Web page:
“As a female faculty member, you are in an incredibly hostile teaching environment, and they do nothing to protect you,” said one woman who left without tenure. A current teacher said she was so afraid of a “wardrobe malfunction” that she wore only custom suits in class, her tops invisibly secured to her skin with double-sided tape.
Now Ms. Frei, the guardian of the female junior faculty, was watching virtually every minute of every class some of them taught, delivering tips on how to do better in the next class. She barred other professors from giving them advice, lest they get confused. But even some of Ms. Frei’s allies were dubious.
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Women on campus, many students found, were more likely to be judged by how they looked and dressed. Yet some questioned the school's aggressive efforts on gender equity.Gretchen Ertl for The New York Times
At the end of every semester, students gave professors teaching scores from a low of 1 to a high of 7, and some of the female junior faculty scores looked beyond redemption. More of the male professors arrived at Harvard after long careers, regaling students with real-life experiences. Because the pool of businesswomen was smaller, female professors were more likely to be academics, and students saw female stars as exceptions.
“The female profs I had were clearly weaker than the male ones,” said Halle Tecco, a 2011 graduate. “They weren’t able to really run the classroom the way the male ones could.”
Take the popular second-year courses team-taught by Richard S. Ruback, a top finance professor, and Royce G. Yudkoff, a co-founder of a private equity firm that managed billions of dollars. The men taught students, among other lessons, how to start a “search fund,” a pool of money to finance them while they found and acquired a company. In recent years, search funds had become one of the hottest, riskiest and most potentially lucrative pursuits for graduates of top business schools — shortcuts to becoming owners and chief executives.
The two professors were blunt and funny, pushing a student one moment, ribbing another one the next. They embodied the financial promise of a Harvard business degree: if the professors liked you, students knew, they might advise and even back you.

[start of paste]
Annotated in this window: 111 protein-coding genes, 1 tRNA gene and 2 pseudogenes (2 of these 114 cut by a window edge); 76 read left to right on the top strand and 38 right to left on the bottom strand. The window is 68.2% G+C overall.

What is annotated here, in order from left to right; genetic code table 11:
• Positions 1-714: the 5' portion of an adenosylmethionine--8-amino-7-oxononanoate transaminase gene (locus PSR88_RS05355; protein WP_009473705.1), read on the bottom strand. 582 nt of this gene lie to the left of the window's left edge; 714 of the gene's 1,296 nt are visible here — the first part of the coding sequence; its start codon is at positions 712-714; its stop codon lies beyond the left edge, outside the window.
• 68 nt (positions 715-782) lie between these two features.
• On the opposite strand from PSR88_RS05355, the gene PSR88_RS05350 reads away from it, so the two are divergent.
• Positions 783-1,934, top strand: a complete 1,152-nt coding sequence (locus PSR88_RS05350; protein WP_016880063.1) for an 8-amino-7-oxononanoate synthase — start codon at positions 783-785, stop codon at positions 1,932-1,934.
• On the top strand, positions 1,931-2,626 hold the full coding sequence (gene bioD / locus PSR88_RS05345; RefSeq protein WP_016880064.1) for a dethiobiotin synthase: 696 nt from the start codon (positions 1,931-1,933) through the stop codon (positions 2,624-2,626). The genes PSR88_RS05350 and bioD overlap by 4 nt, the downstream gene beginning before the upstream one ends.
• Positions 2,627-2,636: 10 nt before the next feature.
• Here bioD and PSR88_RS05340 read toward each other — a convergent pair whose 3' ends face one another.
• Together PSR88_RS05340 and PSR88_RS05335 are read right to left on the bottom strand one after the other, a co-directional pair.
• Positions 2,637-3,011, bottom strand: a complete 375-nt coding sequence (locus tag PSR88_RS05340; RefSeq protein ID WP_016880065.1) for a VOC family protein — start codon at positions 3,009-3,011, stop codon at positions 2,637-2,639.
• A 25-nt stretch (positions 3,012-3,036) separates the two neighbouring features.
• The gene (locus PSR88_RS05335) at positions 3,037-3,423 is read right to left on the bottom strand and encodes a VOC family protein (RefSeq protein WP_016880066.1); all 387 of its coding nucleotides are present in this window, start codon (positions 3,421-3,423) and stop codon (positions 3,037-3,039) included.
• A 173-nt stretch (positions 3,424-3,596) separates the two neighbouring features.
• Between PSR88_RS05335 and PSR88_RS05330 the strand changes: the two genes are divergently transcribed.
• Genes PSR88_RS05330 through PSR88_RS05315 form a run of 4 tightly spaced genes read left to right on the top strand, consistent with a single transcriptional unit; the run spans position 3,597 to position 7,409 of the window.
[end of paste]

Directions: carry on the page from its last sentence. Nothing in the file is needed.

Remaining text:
As Ms. Frei reviewed her tapes at night, making notes as she went along, she looked for ways to instill that confidence. The women, who plainly wanted to be liked, sometimes failed to assert their authority — say, by not calling out a student who arrived late. But when they were challenged, they turned too tough, responding defensively (“Where did you get that?”).
Ms. Frei urged them to project warmth and high expectations at the same time, to avoid trying to bolster their credibility with soliloquies about their own research. “I think the class might be a little too much about you, and not enough about the students,” she would tell them the next day.
By the end of the semester, the teaching scores of the women had improved so much that she thought they were a mistake. One professor had shot to a 6 from a 4. Yet all the attention, along with other efforts to support female faculty, made no immediate impact on the numbers of female teachers. So few women were coming to teach at the school that evening out the numbers seemed almost impossible.
As their final semester drew to a close, the students were preoccupied with the looming question of their own employment. Like graduates before them, the class of 2013 would to some degree part by gender after graduation, with more men going into higher-paying areas like finance and more women going into lower-paying ones like marketing.
Ms. Navab, who had started dating one of the men — with an M.D. and an M.B.A. — from the Ethiopian dinner, had felt freer to focus on her career once she was paired off. She was happy with her job at a California start-up, but she pointed out that she and some other women never heard about many of the most lucrative jobs because the men traded contacts and tips among themselves.